greater simplicity, despised this present life for the faith of Christ.

(d) Sulpicius Severus, Vita S. Martini, 13. (MSL, 20:167.)

Sulpicius Severus was a pupil of Martin of Tours, and wrote the
life of his master during the latter's lifetime (died 397), but
published it after his death. He wrote also other works on Martin.
The astounding miracles they contain present curious problems for
the student of ethics as well as of history. As St. Martin was one
of the most popular saints of Gaul, and in this case the merits of
the man and his reputation as a saint were in accord, the works of
Sulpicius became the basis of many popular lives of the saint. The
following passage illustrates the embellishment which soon became
attached to all the lives of religious heroes. It is, however, one
of the least astounding of the many miracles the author relates in
apparent good faith. Whatever may be the judgment regarding the
miracle, the story contains several characteristic touches met
with in the history of missions in the following centuries:
e.g., the destruction of heathen temples and objects of worship.

This sacred tree also finds its duplicate in other attacks upon
heathen sanctuaries.

Ch. 13. When in a certain village he had demolished a very ancient temple,
and had set about cutting down a pine-tree, which stood close to the
temple, the chief priest of that place and a crowd of other heathen began
to oppose him. And though these people, under the influence of the Lord,
had been quiet while the temple was being overthrown, they could not
patiently allow the tree to be cut down. Martin carefully instructed them
that there was nothing sacred in the trunk of a tree; let them rather
follow God, whom he himself served. He added that it was necessary that
that tree be cut down, because it had been dedicated to a demon [i.e.,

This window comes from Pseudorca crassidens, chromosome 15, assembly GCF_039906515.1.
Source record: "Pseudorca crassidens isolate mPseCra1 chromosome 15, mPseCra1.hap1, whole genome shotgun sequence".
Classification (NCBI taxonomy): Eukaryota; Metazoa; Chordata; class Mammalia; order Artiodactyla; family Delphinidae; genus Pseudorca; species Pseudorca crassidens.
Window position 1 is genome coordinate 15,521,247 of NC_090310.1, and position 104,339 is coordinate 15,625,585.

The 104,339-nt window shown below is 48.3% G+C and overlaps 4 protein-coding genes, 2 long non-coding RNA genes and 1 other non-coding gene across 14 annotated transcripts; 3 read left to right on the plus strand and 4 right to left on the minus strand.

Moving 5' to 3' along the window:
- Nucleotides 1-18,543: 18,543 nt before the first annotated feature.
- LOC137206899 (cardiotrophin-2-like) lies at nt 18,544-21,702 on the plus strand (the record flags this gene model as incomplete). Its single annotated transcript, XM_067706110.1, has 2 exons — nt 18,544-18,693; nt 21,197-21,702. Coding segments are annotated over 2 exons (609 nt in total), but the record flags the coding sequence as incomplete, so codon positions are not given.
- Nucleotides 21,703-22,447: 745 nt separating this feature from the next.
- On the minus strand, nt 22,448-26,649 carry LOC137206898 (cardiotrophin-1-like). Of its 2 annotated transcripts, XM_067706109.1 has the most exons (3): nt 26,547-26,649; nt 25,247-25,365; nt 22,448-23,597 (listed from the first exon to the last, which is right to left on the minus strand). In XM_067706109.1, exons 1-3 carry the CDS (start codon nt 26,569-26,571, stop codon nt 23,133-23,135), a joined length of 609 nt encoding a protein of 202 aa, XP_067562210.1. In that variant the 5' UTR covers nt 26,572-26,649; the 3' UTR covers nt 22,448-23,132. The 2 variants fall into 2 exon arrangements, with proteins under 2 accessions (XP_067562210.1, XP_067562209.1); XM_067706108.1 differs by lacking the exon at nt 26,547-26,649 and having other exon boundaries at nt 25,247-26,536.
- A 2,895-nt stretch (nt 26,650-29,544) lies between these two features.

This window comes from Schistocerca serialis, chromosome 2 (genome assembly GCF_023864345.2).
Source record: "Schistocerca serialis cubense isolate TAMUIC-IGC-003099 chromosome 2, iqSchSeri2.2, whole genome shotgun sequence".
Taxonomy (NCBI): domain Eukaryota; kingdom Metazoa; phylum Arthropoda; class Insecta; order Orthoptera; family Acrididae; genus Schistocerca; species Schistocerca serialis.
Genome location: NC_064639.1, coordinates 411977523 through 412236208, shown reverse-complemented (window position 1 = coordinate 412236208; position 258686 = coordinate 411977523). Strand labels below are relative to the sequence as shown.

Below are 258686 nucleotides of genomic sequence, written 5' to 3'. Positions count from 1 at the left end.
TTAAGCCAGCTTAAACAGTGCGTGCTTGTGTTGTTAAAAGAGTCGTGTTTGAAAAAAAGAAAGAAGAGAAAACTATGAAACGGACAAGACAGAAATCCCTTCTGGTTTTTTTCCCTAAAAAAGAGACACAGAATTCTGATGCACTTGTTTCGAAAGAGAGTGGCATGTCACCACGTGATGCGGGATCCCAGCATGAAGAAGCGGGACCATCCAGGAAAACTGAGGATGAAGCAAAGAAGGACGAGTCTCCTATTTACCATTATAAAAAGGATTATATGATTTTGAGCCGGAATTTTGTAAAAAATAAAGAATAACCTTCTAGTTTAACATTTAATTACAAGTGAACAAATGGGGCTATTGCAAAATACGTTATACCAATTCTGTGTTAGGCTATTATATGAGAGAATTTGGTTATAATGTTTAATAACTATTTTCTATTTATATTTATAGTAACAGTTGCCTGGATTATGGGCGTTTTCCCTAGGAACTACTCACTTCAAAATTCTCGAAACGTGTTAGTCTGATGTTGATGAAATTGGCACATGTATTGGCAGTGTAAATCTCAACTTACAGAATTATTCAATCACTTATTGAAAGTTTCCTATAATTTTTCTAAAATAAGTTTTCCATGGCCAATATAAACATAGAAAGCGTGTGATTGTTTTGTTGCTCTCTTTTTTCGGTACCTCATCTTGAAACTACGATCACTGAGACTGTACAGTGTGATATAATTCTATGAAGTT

to a heathen deity]. Then one of them, who was bolder than the others,
said: "If you have any trust in the God whom you say you worship, we
ourselves will cut down this tree, you shall receive it when it falls; for
if, as you declare, your Lord is with you, you will escape all injury."
Then Martin, courageously trusting in the Lord, promised that he would do
this. Thereupon all that crowd of heathen agreed to the condition; for
they held the loss of their tree a small matter, if only they got the
enemy of their religion buried beneath its fall. Accordingly when that
pine-tree was hanging over in one direction, so that there was no doubt as
to what side it would fall on being cut, Martin, having been bound, was,
in accordance with the decision of these pagans, placed in that spot
where, as no one doubted, the tree was about to fall. They began,
therefore, to cut down their own tree with great joy and mirth. At some
distance there was a great multitude of wondering spectators. And now the
pine-tree began to totter and to threaten its own ruin by falling. The
monks at a distance grew pale and, terrified by the danger ever coming
nearer, had lost all hope and confidence, expecting only the death of
Martin. But he, trusting in the Lord, and waiting courageously, when now
the falling pine had uttered its expiring crash, while it was now falling,
while it was just rushing upon him, with raised hand put in its way the
sign of salvation [i.e., the sign of the cross]. Then, indeed, after the
manner of a spinning top (one might have thought it driven back) it fell
on the opposite side, so that it almost crushed the rustics, who had been
standing in a safe spot. Then truly a shout was raised to heaven; the
heathen were amazed by the miracle; the monks wept for joy; and the name
of Christ was extolled by all in common. The well-known result was that on
that day salvation came to that region. For there was hardly one of that
immense multitude of heathen who did not desire the imposition of hands,
and, abandoning his impious errors, believe in the Lord Jesus. Certainly,
before the times of Martin, very few, nay, almost none, in those regions
had received the name of Christ; but through his virtues and example it
has prevailed to such an extent that now there is no place there which is
not filled with either very crowded churches or monasteries. For wherever
he destroyed heathen temples, there he was accustomed to build,
immediately, either churches or monasteries.